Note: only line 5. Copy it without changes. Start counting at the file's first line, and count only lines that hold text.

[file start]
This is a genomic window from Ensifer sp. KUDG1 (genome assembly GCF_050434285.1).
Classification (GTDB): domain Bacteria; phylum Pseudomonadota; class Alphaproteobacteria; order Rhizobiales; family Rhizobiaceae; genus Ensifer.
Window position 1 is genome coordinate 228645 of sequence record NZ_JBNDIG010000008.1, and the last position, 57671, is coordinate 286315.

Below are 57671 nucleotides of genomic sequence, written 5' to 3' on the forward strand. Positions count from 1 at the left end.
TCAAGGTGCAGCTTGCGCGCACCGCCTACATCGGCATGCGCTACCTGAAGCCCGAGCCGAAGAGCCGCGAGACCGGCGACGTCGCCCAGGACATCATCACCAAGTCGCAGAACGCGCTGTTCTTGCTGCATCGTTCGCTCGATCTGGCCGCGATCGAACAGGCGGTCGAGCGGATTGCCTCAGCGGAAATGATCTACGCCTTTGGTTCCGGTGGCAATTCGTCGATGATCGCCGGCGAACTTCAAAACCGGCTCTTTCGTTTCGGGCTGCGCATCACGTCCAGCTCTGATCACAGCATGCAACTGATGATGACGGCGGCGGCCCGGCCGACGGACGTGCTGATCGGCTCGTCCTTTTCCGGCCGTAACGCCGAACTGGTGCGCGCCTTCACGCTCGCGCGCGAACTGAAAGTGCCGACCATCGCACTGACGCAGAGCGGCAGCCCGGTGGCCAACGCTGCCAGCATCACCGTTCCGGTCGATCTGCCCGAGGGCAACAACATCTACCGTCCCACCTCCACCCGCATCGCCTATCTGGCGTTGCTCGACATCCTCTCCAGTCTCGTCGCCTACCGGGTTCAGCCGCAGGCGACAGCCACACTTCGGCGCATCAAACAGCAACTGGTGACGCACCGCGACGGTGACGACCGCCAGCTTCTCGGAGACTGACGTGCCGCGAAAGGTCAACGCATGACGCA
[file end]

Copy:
TCAAGGTGCAGCTTGCGCGCACCGCCTACATCGGCATGCGCTACCTGAAGCCCGAGCCGAAGAGCCGCGAGACCGGCGACGTCGCCCAGGACATCATCACCAAGTCGCAGAACGCGCTGTTCTTGCTGCATCGTTCGCTCGATCTGGCCGCGATCGAACAGGCGGTCGAGCGGATTGCCTCAGCGGAAATGATCTACGCCTTTGGTTCCGGTGGCAATTCGTCGATGATCGCCGGCGAACTTCAAAACCGGCTCTTTCGTTTCGGGCTGCGCATCACGTCCAGCTCTGATCACAGCATGCAACTGATGATGACGGCGGCGGCCCGGCCGACGGACGTGCTGATCGGCTCGTCCTTTTCCGGCCGTAACGCCGAACTGGTGCGCGCCTTCACGCTCGCGCGCGAACTGAAAGTGCCGACCATCGCACTGACGCAGAGCGGCAGCCCGGTGGCCAACGCTGCCAGCATCACCGTTCCGGTCGATCTGCCCGAGGGCAACAACATCTACCGTCCCACCTCCACCCGCATCGCCTATCTGGCGTTGCTCGACATCCTCTCCAGTCTCGTCGCCTACCGGGTTCAGCCGCAGGCGACAGCCACACTTCGGCGCATCAAACAGCAACTGGTGACGCACCGCGACGGTGACGACCGCCAGCTTCTCGGAGACTGACGTGCCGCGAAAGGTCAACGCATGACGCA